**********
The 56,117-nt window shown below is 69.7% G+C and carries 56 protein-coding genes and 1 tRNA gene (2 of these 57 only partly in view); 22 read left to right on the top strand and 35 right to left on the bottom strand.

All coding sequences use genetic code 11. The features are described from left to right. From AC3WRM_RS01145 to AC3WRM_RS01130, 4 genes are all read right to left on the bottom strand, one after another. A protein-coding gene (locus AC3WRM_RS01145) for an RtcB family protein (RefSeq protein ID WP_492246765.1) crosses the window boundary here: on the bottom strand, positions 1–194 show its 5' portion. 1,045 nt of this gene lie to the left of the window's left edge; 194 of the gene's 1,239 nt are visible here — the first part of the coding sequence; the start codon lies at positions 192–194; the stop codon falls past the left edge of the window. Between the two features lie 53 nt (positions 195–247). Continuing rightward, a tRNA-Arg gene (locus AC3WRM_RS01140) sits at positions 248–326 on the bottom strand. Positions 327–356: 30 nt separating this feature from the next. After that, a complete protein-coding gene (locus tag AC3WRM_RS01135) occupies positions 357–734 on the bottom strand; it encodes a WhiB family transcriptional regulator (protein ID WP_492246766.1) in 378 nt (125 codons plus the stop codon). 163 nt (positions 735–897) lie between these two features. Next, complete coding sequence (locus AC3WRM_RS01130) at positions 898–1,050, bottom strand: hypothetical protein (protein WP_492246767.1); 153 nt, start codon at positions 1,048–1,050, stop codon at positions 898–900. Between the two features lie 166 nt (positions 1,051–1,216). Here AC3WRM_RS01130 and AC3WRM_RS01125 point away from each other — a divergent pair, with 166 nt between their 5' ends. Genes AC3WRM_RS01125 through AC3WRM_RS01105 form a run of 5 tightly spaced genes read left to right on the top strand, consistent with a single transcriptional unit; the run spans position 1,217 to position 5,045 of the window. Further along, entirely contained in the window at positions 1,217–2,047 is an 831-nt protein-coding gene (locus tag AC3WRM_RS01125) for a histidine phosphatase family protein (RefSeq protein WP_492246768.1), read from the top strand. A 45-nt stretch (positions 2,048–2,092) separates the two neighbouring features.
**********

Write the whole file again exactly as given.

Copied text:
The 56,117-nt window shown below is 69.7% G+C and carries 56 protein-coding genes and 1 tRNA gene (2 of these 57 only partly in view); 22 read left to right on the top strand and 35 right to left on the bottom strand.

All coding sequences use genetic code 11. The features are described from left to right. From AC3WRM_RS01145 to AC3WRM_RS01130, 4 genes are all read right to left on the bottom strand, one after another. A protein-coding gene (locus AC3WRM_RS01145) for an RtcB family protein (RefSeq protein ID WP_492246765.1) crosses the window boundary here: on the bottom strand, positions 1–194 show its 5' portion. 1,045 nt of this gene lie to the left of the window's left edge; 194 of the gene's 1,239 nt are visible here — the first part of the coding sequence; the start codon lies at positions 192–194; the stop codon falls past the left edge of the window. Between the two features lie 53 nt (positions 195–247). Continuing rightward, a tRNA-Arg gene (locus AC3WRM_RS01140) sits at positions 248–326 on the bottom strand. Positions 327–356: 30 nt separating this feature from the next. After that, a complete protein-coding gene (locus tag AC3WRM_RS01135) occupies positions 357–734 on the bottom strand; it encodes a WhiB family transcriptional regulator (protein ID WP_492246766.1) in 378 nt (125 codons plus the stop codon). 163 nt (positions 735–897) lie between these two features. Next, complete coding sequence (locus AC3WRM_RS01130) at positions 898–1,050, bottom strand: hypothetical protein (protein WP_492246767.1); 153 nt, start codon at positions 1,048–1,050, stop codon at positions 898–900. Between the two features lie 166 nt (positions 1,051–1,216). Here AC3WRM_RS01130 and AC3WRM_RS01125 point away from each other — a divergent pair, with 166 nt between their 5' ends. Genes AC3WRM_RS01125 through AC3WRM_RS01105 form a run of 5 tightly spaced genes read left to right on the top strand, consistent with a single transcriptional unit; the run spans position 1,217 to position 5,045 of the window. Further along, entirely contained in the window at positions 1,217–2,047 is an 831-nt protein-coding gene (locus tag AC3WRM_RS01125) for a histidine phosphatase family protein (RefSeq protein WP_492246768.1), read from the top strand. A 45-nt stretch (positions 2,048–2,092) separates the two neighbouring features.